Stewards Councils and Community Coalitions


Paul Krehbiel

Some problems are so big that it takes more than a good stewards council to solve them. Budget shortfalls, outsourcing, business closings, political corruption, health care and education crises, the war—you need a lot of clout to take on these types of issues. . . .

Some problems are so big that it takes more than a good stewards council to solve them. Budget shortfalls, outsourcing, business closings, political corruption, health care and education crises, the war—you need a lot of clout to take on these types of issues.

On its own, even a strong stewards council doesn’t have this power, but it can provide a solid foundation for building campaigns around these problems. To take on bigger problems, labor needs to reach out to local communities, and stewards councils can serve as the spark behind community-labor coalitions.

BUDGET CRISIS

For many years there has been a budget crisis in Los Angeles County, but in 2002, it reached a breaking point. The county announced that due to the big budget shortfall ($700 million in the Department of Health Services alone) it was going to close all 28 county health clinics, shut three hospital emergency rooms, close two hospitals, and lay off 8,000 health workers.

The stewards councils at the major county hospitals went to the leaders of their union, Service Employees (SEIU) Local 660, to plan a campaign against the cuts. They decided to put a proposition on the November ballot to raise money to save the health system.

While many stewards wanted to mandate that businesses and the very wealthy pay a slightly higher tax to cover these expenses, the union ultimately decided to support a proposition that would slightly raise property taxes.

The proposition was titled Measure B. It would raise $168 million per year, enough to save the emergency rooms and the county trauma system.

SEIU Local 660 spearheaded the formation of a large labor-community coalition, the Coalition for Healthy Communities. Meetings were held at county health facilities, led by stewards and union staff, and stewards signed up hundreds of health care workers to help on the campaign.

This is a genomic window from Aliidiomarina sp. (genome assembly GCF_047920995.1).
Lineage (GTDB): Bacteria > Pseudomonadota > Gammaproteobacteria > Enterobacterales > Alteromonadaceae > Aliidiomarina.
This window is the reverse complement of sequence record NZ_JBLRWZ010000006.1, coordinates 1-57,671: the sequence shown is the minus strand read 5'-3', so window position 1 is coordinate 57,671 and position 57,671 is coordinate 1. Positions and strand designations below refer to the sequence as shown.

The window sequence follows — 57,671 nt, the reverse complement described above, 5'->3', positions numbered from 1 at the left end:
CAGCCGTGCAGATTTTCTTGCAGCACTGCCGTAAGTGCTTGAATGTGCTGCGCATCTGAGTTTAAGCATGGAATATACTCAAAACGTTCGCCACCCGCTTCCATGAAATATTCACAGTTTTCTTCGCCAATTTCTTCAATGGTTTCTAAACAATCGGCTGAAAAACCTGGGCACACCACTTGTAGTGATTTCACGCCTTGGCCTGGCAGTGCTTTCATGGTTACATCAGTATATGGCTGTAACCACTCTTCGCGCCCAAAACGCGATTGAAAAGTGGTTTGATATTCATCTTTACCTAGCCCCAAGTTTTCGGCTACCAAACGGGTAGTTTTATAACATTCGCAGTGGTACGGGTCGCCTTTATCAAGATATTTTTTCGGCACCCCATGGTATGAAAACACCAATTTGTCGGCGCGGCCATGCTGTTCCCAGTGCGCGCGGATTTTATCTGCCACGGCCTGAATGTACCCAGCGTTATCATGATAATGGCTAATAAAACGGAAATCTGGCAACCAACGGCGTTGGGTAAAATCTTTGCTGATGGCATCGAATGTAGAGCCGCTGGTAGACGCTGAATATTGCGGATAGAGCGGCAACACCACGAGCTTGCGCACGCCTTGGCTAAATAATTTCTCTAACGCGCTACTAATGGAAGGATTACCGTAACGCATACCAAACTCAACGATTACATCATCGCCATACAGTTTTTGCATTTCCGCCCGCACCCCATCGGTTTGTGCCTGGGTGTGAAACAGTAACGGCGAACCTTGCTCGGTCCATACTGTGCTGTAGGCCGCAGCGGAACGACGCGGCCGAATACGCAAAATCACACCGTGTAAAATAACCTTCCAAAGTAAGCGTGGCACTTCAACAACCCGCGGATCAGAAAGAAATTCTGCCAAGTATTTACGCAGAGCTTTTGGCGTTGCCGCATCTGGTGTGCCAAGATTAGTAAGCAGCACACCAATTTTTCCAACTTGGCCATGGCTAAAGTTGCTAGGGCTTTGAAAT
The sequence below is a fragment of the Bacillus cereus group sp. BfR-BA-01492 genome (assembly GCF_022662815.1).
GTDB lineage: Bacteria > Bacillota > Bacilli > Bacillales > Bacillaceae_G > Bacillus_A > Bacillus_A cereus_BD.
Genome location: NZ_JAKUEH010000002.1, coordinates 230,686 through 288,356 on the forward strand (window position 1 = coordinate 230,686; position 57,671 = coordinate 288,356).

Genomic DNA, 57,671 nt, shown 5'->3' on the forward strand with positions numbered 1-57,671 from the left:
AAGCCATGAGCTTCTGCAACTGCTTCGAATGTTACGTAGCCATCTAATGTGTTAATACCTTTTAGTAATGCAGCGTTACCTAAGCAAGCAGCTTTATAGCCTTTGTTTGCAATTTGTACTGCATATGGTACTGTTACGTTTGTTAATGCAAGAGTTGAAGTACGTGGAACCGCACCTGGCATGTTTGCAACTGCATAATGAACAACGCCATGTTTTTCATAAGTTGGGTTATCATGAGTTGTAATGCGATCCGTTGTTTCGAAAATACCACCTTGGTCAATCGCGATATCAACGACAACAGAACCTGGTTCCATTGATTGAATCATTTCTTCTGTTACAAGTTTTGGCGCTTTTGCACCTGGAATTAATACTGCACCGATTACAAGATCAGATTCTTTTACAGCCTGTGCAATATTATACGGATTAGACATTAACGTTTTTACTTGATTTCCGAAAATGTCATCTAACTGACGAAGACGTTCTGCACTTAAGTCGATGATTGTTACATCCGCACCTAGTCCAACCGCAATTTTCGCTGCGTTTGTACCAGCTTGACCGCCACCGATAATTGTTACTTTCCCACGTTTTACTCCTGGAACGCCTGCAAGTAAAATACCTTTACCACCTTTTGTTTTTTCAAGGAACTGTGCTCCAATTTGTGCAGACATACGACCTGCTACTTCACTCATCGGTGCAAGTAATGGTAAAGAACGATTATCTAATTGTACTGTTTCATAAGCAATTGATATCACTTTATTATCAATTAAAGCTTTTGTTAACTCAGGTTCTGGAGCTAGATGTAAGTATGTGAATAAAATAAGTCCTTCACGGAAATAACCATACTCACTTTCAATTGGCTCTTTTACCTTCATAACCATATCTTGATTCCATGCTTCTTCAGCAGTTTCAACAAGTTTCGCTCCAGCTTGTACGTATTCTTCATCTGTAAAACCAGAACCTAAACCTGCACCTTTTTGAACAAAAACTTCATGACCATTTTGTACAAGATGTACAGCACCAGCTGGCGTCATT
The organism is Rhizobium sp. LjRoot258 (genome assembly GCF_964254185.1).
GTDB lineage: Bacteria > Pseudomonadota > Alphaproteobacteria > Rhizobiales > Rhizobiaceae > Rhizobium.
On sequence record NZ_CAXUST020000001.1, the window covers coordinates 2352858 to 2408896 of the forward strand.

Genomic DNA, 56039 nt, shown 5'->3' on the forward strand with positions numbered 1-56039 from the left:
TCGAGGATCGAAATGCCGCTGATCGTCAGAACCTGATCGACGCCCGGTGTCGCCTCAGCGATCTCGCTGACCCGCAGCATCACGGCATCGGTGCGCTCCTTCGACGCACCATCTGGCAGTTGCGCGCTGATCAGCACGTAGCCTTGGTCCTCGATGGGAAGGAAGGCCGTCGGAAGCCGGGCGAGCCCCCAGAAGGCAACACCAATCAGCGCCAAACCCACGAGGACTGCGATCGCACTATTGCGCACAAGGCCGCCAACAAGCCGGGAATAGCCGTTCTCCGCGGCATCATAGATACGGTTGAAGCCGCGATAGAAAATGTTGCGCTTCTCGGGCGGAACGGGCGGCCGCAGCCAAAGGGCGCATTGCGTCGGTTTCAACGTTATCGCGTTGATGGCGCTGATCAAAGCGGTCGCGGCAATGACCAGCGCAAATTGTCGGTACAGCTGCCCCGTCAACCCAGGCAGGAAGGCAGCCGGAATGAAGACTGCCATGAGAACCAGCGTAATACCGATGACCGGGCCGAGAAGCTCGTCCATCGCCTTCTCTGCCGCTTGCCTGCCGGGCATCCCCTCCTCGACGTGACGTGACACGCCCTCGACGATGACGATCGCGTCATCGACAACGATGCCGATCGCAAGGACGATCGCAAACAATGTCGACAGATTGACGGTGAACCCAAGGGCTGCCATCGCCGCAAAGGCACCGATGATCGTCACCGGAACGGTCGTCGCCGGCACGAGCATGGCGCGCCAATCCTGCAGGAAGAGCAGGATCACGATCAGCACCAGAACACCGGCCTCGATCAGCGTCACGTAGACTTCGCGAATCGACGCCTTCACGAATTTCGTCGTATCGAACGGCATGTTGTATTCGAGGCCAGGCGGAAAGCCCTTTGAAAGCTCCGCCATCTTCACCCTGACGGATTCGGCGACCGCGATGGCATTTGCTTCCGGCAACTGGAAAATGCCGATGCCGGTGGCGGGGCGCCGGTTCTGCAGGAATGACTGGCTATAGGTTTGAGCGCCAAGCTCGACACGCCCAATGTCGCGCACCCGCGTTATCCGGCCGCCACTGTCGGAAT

Joel Solis, a registered nurse and steward at Los Angeles County/USC Medical Center in East Los Angeles, remembers:

“The union began the campaign with a series of trainings at work about the budget shortfall and the threat to the entire Los Angeles Emergency Trauma Network. We reserved meeting rooms in the hospital and put out leaflets inviting people to come at lunch, and we provided free pizza and soft drinks. Hundreds of our co-workers attended and over 100 signed up to be Health Care Advocates.

“We then did trainings with these advocates, and they got thousands of signatures from their co-workers and in community outings on petitions to stop the cutbacks. They also got people to do phone-banking and precinct-walking.

“I did precinct-walking in South Central and East Los Angeles and walked in some neighborhoods where almost every other house was a union household. The response to our campaign was very strong. There is potential to form permanent labor-community groups in these precincts.”

WORKING WITH CHURCHES

Large community meetings were also held in churches, schools, and community centers throughout the county. Lavon Luster, an ambulance medical technician, union steward, and youth pastor at New Covenant Christian Church, spoke to ministers all across Los Angeles County.